Florida birding festivals bring together experts, pros and beginners at winter events. With its varied terrain and long coastline, Florida is birding heaven. The first major birding festival starts Oct. 20.
Every fall, the skies over the Florida Keys fill with thousands of birds from hundreds of species heading south for the winter. A remarkable citizen science project, Hawkwatch, based in Curry Hammock State Park, keeps a tally.
Honeymoon Island is an unusual combo: It’s accessible, with first-rate concessions, and yet it’s a big, natural beach where you can get away from people and see wildlife. And you have to love how it got its name.
Next time you travel Florida’s west coast on I-75, take a five minutes detour in Fort Myers to discover a magnificent slice of old Florida – a 1.2 mile boardwalk through an unspoiled cypress swamp called Six Mile Cypress Slough Preserve.
Few South Florida hiking or biking trails rival this 12-mile-long trail near Naples for scenery and wildlife. It deserves to be known outside the Naples area.
The Ichetucknee is the most pristine spring run in the state. It has eight major springs, crystalline water, lush jungly vegetation plus plentiful birds and wildlife. It’s a shame that most visitors only experience it as a busy tubing river. It’s a fabulous winter kayaking destination in North Florida — worth a drive!
Renting a houseboat in Everglades National Park lets you glide into the wilderness of Whitewater Bay and experience its splendor at dawn, at sunset and marvel at its starry skies. Fishermen will love it, but even without fishing, there’s plenty to enjoy.
So many things that make Lovers Key State Park so lovable: A 2.5 mile beach lined with natural vegetation that is perfect for swimming, beachcombing and bird watching, and mangrove-lined waterways that attract both manatees and kayakers.
This bird rescue center offers an up-close-and-personal wildlife experience that makes a short, fun stop on a Keys trip, especially for families with kids.
Twenty minutes off I-4 between Orlando and Tampa, there is a little-known wildlife preserve that one visitor calls “a free safari.” It attracts thousands of migrating birds in winter, but it has more to offer than just excellent birding.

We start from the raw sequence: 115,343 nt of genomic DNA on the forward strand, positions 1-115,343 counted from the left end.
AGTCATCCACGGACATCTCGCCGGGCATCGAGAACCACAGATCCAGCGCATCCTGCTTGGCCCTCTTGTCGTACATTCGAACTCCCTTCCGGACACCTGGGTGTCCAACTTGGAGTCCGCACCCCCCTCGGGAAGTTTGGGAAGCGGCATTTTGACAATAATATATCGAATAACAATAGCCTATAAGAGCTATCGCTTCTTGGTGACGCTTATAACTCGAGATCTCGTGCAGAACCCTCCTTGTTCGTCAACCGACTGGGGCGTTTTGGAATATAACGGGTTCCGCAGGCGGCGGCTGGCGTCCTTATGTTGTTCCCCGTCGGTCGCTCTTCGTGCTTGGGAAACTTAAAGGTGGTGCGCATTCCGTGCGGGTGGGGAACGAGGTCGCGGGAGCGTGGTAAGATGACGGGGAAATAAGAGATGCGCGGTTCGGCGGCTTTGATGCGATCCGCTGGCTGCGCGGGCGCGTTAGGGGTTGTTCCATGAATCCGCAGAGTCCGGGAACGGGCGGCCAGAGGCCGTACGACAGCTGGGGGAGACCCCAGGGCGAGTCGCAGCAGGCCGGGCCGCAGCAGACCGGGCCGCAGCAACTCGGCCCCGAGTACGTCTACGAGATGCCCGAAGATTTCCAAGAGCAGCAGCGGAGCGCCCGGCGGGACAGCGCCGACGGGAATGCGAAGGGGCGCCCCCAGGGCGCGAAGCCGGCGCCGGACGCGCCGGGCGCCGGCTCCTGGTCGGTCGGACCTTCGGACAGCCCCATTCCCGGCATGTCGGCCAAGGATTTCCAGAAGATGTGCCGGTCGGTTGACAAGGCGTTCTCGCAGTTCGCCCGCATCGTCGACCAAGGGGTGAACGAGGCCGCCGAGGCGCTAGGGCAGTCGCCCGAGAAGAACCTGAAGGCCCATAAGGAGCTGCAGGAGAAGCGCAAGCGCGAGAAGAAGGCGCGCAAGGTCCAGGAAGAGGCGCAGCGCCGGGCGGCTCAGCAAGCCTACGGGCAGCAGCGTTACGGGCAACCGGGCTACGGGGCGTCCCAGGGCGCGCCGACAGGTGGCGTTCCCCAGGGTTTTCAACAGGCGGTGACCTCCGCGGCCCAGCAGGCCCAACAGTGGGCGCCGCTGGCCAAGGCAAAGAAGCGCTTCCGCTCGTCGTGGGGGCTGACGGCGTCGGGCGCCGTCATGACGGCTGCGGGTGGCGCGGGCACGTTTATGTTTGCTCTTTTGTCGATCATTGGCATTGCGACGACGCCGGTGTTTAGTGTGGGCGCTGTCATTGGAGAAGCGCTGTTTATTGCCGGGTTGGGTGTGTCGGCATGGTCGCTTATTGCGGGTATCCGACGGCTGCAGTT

Myakka is one of the oldest and biggest state parks, a great place for seeing wildlife, from huge gators to flocks of birds in winter. Go here for its log cabins, appealing camp sites, excellent kayaking, extensive hiking and good bike trails. It’s also a good spot for nature neophytes, who enjoy the airboat ride and canopy walk.
People and birds alike enjoy the beautiful beaches and sandbars plus the pristine mangrove creeks at Bunche Beach. There are several routes for kayakers or it’s a great place for just combing the beach and enjoying the wildlife.
Amateur astronomers love this place in the heart of Florida’s cow country — 54,000 acres of wide-open prairie, 25 miles from the nearest town, ideal for stargazing under a pure night sky.
Lake Wales Ridge State Forest is for explorers – folks who like to find places that aren’t in the guidebooks. Here you can hike for miles in the woods, hear only nature and have a chance to spot wildlife, including bear, bald eagles and endangered scrub jays.
Chances are, you’ve never heard of Blue Cypress Lake near Yeehaw Junction. If that’s so, you’re missing a spectacular natural lake rimmed by old growth cypress trees and home to hundreds of ospreys and osprey nests. This lake is the headwaters of the mighty St. Johns River. What a great kayak destination!
This original Florida roadside attraction still thrills, especially in the spring and early summer when its rookery fills with hundreds of nesting birds. The gators and crocs are well-presented with lots of information as well as entertainment.